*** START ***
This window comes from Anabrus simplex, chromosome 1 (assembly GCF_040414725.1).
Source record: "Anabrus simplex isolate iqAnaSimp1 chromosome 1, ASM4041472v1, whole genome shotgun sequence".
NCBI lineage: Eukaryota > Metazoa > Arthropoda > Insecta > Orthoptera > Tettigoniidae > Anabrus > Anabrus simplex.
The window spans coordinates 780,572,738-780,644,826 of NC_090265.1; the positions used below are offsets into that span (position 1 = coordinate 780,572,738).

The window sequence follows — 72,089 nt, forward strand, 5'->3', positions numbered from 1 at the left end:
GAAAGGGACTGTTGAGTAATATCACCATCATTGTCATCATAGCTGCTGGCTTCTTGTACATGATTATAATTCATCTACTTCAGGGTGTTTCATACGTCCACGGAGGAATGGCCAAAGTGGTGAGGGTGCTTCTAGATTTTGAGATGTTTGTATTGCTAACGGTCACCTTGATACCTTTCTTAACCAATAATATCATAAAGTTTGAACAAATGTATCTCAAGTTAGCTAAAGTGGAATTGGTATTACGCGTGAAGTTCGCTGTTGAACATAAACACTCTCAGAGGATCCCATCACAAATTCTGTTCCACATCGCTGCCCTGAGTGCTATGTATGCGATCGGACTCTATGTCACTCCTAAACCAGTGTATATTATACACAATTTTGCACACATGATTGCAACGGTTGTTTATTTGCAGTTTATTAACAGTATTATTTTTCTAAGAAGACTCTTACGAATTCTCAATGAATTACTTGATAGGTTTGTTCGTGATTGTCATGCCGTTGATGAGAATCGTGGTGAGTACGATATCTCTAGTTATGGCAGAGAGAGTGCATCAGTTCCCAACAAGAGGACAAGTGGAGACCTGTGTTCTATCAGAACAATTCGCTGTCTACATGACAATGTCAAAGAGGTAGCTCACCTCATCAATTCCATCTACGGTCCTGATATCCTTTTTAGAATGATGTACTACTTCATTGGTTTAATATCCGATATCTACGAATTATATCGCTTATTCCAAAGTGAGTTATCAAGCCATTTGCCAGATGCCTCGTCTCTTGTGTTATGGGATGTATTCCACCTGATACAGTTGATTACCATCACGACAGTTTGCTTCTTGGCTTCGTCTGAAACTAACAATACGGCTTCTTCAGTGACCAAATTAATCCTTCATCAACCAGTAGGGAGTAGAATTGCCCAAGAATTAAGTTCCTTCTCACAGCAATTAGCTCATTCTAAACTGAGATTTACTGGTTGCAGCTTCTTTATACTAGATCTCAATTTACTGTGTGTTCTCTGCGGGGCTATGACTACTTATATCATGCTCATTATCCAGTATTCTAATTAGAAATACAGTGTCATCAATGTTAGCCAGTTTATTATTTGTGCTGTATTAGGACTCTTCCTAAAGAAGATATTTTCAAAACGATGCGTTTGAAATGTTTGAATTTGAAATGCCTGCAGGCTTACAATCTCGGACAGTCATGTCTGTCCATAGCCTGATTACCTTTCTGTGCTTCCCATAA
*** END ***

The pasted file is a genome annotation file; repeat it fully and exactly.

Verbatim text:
This window comes from Anabrus simplex, chromosome 1 (assembly GCF_040414725.1).
Source record: "Anabrus simplex isolate iqAnaSimp1 chromosome 1, ASM4041472v1, whole genome shotgun sequence".
NCBI lineage: Eukaryota > Metazoa > Arthropoda > Insecta > Orthoptera > Tettigoniidae > Anabrus > Anabrus simplex.
The window spans coordinates 780,572,738-780,644,826 of NC_090265.1; the positions used below are offsets into that span (position 1 = coordinate 780,572,738).

The window sequence follows — 72,089 nt, forward strand, 5'->3', positions numbered from 1 at the left end:
GAAAGGGACTGTTGAGTAATATCACCATCATTGTCATCATAGCTGCTGGCTTCTTGTACATGATTATAATTCATCTACTTCAGGGTGTTTCATACGTCCACGGAGGAATGGCCAAAGTGGTGAGGGTGCTTCTAGATTTTGAGATGTTTGTATTGCTAACGGTCACCTTGATACCTTTCTTAACCAATAATATCATAAAGTTTGAACAAATGTATCTCAAGTTAGCTAAAGTGGAATTGGTATTACGCGTGAAGTTCGCTGTTGAACATAAACACTCTCAGAGGATCCCATCACAAATTCTGTTCCACATCGCTGCCCTGAGTGCTATGTATGCGATCGGACTCTATGTCACTCCTAAACCAGTGTATATTATACACAATTTTGCACACATGATTGCAACGGTTGTTTATTTGCAGTTTATTAACAGTATTATTTTTCTAAGAAGACTCTTACGAATTCTCAATGAATTACTTGATAGGTTTGTTCGTGATTGTCATGCCGTTGATGAGAATCGTGGTGAGTACGATATCTCTAGTTATGGCAGAGAGAGTGCATCAGTTCCCAACAAGAGGACAAGTGGAGACCTGTGTTCTATCAGAACAATTCGCTGTCTACATGACAATGTCAAAGAGGTAGCTCACCTCATCAATTCCATCTACGGTCCTGATATCCTTTTTAGAATGATGTACTACTTCATTGGTTTAATATCCGATATCTACGAATTATATCGCTTATTCCAAAGTGAGTTATCAAGCCATTTGCCAGATGCCTCGTCTCTTGTGTTATGGGATGTATTCCACCTGATACAGTTGATTACCATCACGACAGTTTGCTTCTTGGCTTCGTCTGAAACTAACAATACGGCTTCTTCAGTGACCAAATTAATCCTTCATCAACCAGTAGGGAGTAGAATTGCCCAAGAATTAAGTTCCTTCTCACAGCAATTAGCTCATTCTAAACTGAGATTTACTGGTTGCAGCTTCTTTATACTAGATCTCAATTTACTGTGTGTTCTCTGCGGGGCTATGACTACTTATATCATGCTCATTATCCAGTATTCTAATTAGAAATACAGTGTCATCAATGTTAGCCAGTTTATTATTTGTGCTGTATTAGGACTCTTCCTAAAGAAGATATTTTCAAAACGATGCGTTTGAAATGTTTGAATTTGAAATGCCTGCAGGCTTACAATCTCGGACAGTCATGTCTGTCCATAGCCTGATTACCTTTCTGTGCTTCCCATAA